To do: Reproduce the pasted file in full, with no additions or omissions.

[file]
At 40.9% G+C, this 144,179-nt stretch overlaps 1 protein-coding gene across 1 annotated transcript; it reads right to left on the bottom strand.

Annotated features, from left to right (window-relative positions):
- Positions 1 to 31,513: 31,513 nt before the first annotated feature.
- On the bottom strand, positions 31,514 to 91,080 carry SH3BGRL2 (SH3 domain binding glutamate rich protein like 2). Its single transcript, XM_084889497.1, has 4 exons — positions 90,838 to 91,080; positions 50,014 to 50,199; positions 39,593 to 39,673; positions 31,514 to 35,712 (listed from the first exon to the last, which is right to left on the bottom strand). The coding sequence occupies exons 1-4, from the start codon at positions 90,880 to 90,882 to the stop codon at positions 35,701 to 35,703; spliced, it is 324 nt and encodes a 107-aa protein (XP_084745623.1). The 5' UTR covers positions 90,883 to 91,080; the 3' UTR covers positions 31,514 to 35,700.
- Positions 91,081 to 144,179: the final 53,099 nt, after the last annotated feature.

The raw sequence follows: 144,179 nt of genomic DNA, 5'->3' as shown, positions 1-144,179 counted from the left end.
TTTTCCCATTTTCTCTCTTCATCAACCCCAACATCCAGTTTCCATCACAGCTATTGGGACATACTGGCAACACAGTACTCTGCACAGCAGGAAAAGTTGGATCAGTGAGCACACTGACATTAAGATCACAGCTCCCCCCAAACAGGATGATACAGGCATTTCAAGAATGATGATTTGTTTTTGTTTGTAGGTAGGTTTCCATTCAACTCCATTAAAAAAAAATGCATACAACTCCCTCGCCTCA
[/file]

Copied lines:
At 40.9% G+C, this 144,179-nt stretch overlaps 1 protein-coding gene across 1 annotated transcript; it reads right to left on the bottom strand.

Annotated features, from left to right (window-relative positions):
- Positions 1 to 31,513: 31,513 nt before the first annotated feature.
- On the bottom strand, positions 31,514 to 91,080 carry SH3BGRL2 (SH3 domain binding glutamate rich protein like 2). Its single transcript, XM_084889497.1, has 4 exons — positions 90,838 to 91,080; positions 50,014 to 50,199; positions 39,593 to 39,673; positions 31,514 to 35,712 (listed from the first exon to the last, which is right to left on the bottom strand). The coding sequence occupies exons 1-4, from the start codon at positions 90,880 to 90,882 to the stop codon at positions 35,701 to 35,703; spliced, it is 324 nt and encodes a 107-aa protein (XP_084745623.1). The 5' UTR covers positions 90,883 to 91,080; the 3' UTR covers positions 31,514 to 35,700.
- Positions 91,081 to 144,179: the final 53,099 nt, after the last annotated feature.

The raw sequence follows: 144,179 nt of genomic DNA, 5'->3' as shown, positions 1-144,179 counted from the left end.
TTTTCCCATTTTCTCTCTTCATCAACCCCAACATCCAGTTTCCATCACAGCTATTGGGACATACTGGCAACACAGTACTCTGCACAGCAGGAAAAGTTGGATCAGTGAGCACACTGACATTAAGATCACAGCTCCCCCCAAACAGGATGATACAGGCATTTCAAGAATGATGATTTGTTTTTGTTTGTAGGTAGGTTTCCATTCAACTCCATTAAAAAAAAATGCATACAACTCCCTCGCCTCA